By Adam Ray Palmer
I think this is more than likely the funniest film of the festival, if not 2016 so far. The fourth film I am reviewing is War on Everyone.
John Michael McDonagh’s picture stars Alexander Skarsgard, Michel Pena, Theo James and Tessa Thompson. This time, no Brendan Gleeson to be seen!
John Michael has had two stellar films before War on Everyone and he hopes to add this one to his impressive canon...
War on Everyone follows two corrupt cops in New Mexico who set out to blackmail and frame every criminal unfortunate enough to cross their path. Things take a sinister turn, however, when they try to intimidate someone who is more dangerous than they are.
From the first few scenes, you know exactly what you’re getting from this ‘buddy cop’ film. It’s a cross between Starsky and Hutch and 21 Jump Street with a bit of Tarantino style filmmaking chucked in. It’s like a Kick Ass kind of Bad Boys movie set in the 70s yet present day – I’ve lost you all haven’t I?
War on Everyone is as quirky as it is funny. It has a dark, witty humour behind its narrative which makes this film bounce along it’s run time. McDonagh makes this film a laugh-a-minute movie that even has you wincing at some of the jokes. A tennis scene where Skarsgard plays against two ladies in Bhurkas is knuckle-bitingly amusing.
The film is high-octane and relentless from start to finish. It’s like you’re on drugs with the coppers – yes, they do drugs. The style of filmmaking really makes this film for me though. The wide screen picture and slick editing build the intensity up perfectly for it’s 70s cop show feel. The soundtrack is on point too as you listen to the guitars cry out long jazzy notes as the standard Chevrolet Cadillac struts around the neighbourhood.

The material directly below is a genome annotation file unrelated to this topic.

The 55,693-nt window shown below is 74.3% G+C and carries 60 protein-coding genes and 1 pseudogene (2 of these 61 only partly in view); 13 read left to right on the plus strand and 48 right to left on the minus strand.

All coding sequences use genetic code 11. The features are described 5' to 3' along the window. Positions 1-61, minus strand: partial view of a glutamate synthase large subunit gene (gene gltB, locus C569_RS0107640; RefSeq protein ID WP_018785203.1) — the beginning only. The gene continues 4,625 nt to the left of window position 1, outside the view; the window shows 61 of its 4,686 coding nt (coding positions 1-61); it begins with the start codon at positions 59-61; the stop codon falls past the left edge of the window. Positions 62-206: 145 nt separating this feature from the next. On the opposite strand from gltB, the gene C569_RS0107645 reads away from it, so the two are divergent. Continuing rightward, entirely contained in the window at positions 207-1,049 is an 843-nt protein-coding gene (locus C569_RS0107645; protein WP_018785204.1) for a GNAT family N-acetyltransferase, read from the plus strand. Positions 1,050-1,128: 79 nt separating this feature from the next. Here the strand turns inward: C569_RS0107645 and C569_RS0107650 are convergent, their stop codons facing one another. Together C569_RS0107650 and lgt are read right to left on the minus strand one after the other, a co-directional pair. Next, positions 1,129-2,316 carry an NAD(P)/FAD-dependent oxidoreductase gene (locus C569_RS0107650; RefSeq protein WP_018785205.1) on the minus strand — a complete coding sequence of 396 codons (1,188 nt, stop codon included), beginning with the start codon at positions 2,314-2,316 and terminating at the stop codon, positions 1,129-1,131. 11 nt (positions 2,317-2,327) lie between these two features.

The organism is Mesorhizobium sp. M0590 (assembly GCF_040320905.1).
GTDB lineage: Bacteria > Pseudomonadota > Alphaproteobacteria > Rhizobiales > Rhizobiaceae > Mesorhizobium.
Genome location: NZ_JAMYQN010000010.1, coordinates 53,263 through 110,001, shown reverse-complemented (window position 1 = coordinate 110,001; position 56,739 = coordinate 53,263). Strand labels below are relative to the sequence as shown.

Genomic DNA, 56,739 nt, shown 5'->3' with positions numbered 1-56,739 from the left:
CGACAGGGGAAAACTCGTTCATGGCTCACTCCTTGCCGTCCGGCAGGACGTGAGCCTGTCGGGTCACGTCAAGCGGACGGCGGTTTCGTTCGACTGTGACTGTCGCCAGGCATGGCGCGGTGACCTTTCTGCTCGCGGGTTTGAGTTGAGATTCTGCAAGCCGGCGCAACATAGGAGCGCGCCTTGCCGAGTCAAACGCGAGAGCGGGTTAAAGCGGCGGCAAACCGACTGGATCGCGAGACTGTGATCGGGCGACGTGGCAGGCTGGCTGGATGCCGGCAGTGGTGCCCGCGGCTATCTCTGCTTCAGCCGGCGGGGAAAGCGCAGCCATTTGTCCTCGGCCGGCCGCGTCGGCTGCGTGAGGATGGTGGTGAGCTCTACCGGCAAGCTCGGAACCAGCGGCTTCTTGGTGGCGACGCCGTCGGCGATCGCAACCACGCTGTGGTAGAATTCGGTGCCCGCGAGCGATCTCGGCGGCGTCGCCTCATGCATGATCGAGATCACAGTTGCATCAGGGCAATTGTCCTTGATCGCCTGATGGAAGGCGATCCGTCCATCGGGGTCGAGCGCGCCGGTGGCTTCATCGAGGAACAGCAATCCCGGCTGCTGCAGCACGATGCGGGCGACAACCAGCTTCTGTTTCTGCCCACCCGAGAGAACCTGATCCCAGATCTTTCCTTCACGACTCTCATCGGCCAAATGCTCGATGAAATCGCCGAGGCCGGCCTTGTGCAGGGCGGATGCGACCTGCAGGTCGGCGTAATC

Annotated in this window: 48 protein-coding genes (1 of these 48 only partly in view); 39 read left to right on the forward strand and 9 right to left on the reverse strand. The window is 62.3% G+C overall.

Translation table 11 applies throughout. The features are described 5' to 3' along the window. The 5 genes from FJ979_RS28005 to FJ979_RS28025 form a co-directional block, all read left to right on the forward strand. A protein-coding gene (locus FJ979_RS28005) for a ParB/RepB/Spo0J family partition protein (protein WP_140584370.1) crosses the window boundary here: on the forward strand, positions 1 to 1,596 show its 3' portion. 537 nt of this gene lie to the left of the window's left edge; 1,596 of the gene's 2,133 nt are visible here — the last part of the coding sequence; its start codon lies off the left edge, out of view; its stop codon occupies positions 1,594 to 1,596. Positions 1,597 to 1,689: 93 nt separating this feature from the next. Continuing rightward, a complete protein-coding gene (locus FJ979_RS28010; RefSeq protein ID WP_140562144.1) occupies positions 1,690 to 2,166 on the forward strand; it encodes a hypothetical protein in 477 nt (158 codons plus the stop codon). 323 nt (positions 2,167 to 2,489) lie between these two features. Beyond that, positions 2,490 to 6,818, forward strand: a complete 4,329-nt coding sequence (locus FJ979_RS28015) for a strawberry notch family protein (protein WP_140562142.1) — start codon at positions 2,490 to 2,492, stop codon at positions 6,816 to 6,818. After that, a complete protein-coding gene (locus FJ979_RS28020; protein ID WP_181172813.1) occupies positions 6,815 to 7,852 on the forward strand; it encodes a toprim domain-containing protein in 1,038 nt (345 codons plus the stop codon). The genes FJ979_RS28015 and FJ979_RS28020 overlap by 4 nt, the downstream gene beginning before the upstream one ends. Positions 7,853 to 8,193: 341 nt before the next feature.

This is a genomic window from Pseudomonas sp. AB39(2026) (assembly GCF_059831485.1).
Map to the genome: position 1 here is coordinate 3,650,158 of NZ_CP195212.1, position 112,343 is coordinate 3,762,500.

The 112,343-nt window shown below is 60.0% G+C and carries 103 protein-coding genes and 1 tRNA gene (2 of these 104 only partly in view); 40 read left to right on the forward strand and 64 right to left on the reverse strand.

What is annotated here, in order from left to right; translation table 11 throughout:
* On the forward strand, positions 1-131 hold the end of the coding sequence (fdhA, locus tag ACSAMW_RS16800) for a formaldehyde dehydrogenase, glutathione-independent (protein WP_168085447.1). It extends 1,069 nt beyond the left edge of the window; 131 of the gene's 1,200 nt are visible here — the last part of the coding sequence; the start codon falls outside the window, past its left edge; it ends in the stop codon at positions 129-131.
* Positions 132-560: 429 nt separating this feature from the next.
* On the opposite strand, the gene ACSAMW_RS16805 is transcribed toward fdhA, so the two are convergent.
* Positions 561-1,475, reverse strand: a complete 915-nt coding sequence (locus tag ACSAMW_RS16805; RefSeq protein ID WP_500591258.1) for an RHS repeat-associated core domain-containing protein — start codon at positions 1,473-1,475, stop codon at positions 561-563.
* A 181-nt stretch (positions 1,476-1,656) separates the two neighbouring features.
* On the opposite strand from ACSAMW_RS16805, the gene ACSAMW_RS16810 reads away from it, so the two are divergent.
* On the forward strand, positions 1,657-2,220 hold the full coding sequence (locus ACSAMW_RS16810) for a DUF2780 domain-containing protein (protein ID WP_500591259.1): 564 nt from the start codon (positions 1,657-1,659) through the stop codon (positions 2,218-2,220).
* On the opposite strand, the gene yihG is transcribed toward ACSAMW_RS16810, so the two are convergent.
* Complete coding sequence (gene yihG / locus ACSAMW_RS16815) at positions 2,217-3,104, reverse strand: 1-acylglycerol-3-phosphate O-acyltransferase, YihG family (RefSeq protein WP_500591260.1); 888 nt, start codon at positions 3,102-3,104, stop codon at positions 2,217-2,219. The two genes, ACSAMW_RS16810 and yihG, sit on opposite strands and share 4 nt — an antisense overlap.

Furthermore, I genuinely do not think the film would have been as good without the anchoring four leads, the two goodies and the two baddies. Firstly, Pena and Skarsgard’s relationship is everything to this movie. Their chemistry and witty quips really makes the film zing. They said at their press conference that the pair of them got drunk together before shooting this film so they could work each other out – it definitely worked.
Theo James (Divergent series) gave a professional and poised performance as the main villain. He distanced himself from the big budget Divergent saga as the hunky hero and he held his own in this gritty independent. His sidekick however, Birdwell (played by Caleb Landry Jones), steals the show from James. He is creepy, unnerving and kind of rock star-esque. He looks like a cross between Harry Styles and Mick Hucknell – I know, scary!
On the whole, this is a great addition to McDonagh’s back catalogue. He has followed up The Guard and Cavalry in style. With perhaps his most mainstream film to date, War on Everyone will collect great praise from the majority no doubt. It’s raw, different and has great performances to go with it. I stated Goat was the best I’ve seen this festival, War on Everyone certainly rivals it.
Cineroom’s Rating: 4 Stars
War on Everyone is released this summer in the UK via Icon and Saban Films have the distribution rights in the US.
From Adam Ray Palmer, the Editor-in-Chief.
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